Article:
On a Saturday morning in early November, about 30 people gathered near an opening in the chain link fence at the back of Tonsler Park.
Carmelita Wood, president of the Fifeville Neighborhood Association, used a machete to slash a ribbon of yellow “caution” tape blocking the entrance. With a swing of the blade, Wood marked the official opening of the Fifeville Trail.
The trail, which totals less than a mile, runs from Greenstone Apartments on Prospect Avenue to 7 ½ Street SW, with links to the back of Tonsler Park and 5th Street SW.
The paths are a community-devised, community-led effort to increase pedestrian safety and connectivity in the area, said Sarah Malpass, secretary of the Fifeville Neighborhood Association who worked closely with Wood on the project.
And while the Fifeville Trail is new in name, its paths — and its story — were first forged generations ago.
By the time Dorenda Dickerson Johnson’s family moved into one of the three houses on Prospect Avenue (then called 7 ½ St.) in 1969, paths through the woods behind Tonsler Park were well-worn. She and her younger brother frequently walked a trail to Forest Hills Park, and her mother regularly walked the trail to Estes IGA Foodliner grocery store on Cherry Avenue. Her father sometimes walked it as a shortcut to his job at UVA Hospital, where he led the operating room’s housekeeping staff.
For pedestrians, the footpaths were shorter and faster than city streets and sidewalks, Johnson said.
The way I look at it — and I don’t want to sound mean, I’m glad they’ve done something — is, in all actuality, it’s part of gentrification.—Dorenda Johnson, 53-year Prospect Avenue resident
These paths saw even more foot traffic in the 1970s, as duplexes popped up on Prospect and the newly-cleared Orangedale Avenue behind it. Around the same time, the 200-unit Oak Ridge Gardens apartment complex, now called Greenstone of Fifth, was built on Prospect.
For a while, the neighborhood filled with mostly young, white professionals. But these were just “starter homes” for them, said Johnson. As they started “living good,” they moved out, and throughout the 1980s, property management companies bought up the houses as investment properties, letting them fall into disrepair and renting them out for cheap.
People used the trails less throughout the 1980s, “when the drugs and the crack and all of that infiltrated the poor neighborhoods, especially Black neighborhoods, all over the country,” including Johnson’s own.
“Things started getting really tough down there in the woods on that trail. Somebody was killed. It was just not a safe place,” said Johnson.
The property owner in the 1980s closed off the trail entrance at Prospect Avenue. The city put up a chain link fence at the back of Tonsler Park. After that, most folks stopped using the trails, though a few cut holes in the fence and used them anyway. Weeds, vines, snapped tree branches and random trash soon covered the paths that once guided neighborhood residents through daily life.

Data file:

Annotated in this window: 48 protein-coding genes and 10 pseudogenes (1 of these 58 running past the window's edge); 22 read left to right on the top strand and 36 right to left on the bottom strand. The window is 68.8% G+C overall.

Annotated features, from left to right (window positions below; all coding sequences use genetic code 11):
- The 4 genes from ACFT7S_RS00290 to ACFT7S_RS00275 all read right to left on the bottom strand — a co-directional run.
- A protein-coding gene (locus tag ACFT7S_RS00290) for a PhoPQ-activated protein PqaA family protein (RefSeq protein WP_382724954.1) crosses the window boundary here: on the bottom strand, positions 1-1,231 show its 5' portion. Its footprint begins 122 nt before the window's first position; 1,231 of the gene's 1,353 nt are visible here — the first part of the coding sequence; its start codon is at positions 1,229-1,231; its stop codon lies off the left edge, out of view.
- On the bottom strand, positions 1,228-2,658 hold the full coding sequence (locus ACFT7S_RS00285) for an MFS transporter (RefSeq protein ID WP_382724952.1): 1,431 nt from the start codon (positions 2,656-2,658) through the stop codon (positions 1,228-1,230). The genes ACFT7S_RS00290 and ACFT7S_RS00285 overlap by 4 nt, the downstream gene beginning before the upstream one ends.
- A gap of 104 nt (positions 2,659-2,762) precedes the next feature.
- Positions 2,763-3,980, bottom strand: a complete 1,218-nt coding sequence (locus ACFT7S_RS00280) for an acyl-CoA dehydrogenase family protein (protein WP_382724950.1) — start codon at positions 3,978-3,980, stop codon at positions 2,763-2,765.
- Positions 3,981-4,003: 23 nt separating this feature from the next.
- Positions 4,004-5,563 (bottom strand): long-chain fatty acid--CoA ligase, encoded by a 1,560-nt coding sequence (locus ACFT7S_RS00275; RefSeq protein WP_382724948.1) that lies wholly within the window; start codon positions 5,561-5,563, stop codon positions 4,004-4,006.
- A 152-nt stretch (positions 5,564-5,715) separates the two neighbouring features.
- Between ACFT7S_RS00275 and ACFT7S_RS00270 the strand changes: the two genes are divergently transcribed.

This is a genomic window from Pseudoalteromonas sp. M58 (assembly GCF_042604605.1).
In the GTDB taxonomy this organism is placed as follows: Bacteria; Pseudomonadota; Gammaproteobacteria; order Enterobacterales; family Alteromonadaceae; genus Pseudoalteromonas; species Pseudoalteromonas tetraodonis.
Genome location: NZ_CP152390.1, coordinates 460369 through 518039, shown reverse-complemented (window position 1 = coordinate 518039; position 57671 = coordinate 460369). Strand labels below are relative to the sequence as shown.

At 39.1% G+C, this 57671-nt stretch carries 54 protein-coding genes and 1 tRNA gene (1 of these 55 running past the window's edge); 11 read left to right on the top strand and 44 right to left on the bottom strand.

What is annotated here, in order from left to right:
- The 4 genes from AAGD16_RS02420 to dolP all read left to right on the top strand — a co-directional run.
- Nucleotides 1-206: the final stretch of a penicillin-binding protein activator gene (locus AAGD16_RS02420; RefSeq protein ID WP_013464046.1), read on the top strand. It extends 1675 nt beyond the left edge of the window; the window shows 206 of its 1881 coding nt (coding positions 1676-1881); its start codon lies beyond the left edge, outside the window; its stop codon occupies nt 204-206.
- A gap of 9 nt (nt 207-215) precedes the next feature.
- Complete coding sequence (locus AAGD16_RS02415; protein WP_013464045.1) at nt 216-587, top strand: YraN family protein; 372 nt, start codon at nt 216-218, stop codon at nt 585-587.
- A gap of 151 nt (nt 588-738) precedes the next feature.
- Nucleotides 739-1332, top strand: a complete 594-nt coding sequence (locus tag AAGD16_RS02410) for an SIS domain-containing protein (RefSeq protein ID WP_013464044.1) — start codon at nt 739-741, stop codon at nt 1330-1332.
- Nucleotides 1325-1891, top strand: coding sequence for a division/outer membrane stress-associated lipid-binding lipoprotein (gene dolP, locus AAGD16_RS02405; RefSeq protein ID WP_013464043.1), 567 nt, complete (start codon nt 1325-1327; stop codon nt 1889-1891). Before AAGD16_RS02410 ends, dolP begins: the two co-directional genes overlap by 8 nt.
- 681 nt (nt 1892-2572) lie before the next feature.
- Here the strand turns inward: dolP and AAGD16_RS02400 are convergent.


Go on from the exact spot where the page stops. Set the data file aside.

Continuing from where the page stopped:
That’s how it was until a couple years ago, when the Fifeville Neighborhood Association got to work restoring the trail.
The idea came from a neighborhood survey that asked residents what they liked and didn’t like about their neighborhood, and what could be done to improve it.
A number of longtime residents mentioned using the old paths in their surveys, but that they were “taken away,” and were missed, said Malpass.
Folks wanted it back not just for convenience, but for safety: People said they don’t feel safe walking the sidewalks along Fifth Street, one of the city’s most dangerous roads, especially with children in tow.
The neighborhood association wanted to give it back to them, but first, it had to find out if that was possible. All of the property behind Tonsler Park and the Salvation Army store on Cherry, the land sandwiched between 5th and 7 1/2 Streets and between Prospect and Cherry Avenues, is owned by Woodard Properties.
They asked Keith Woodard for permission to build the trails. He said yes.
“We helped with the trail project because its function of connecting the neighborhood was a clear need that would help solve,” said Anthony Woodard, Keith’s son and Woodard Properties CEO. “It was really a no-brainer. We have a piece of land that we’re not currently using, and the neighborhood needs it, so, let’s let them use it.”
Over the next two years, Fifeville residents of all ages contributed to all aspects of the trail creation, from envisioning to clearing to mulch-laying. With markers and computer paper, neighborhood kids drew pictures of cleared paths lined with tall, leafy trees, flowers, benches, and trash cans. One drew a snack bar. Another drew a fishing pond.
Neighborhood association president and longtime Fifeville resident Wood led the clearing of the mess of overgrown weeds, shrubs and vines, machete in hand.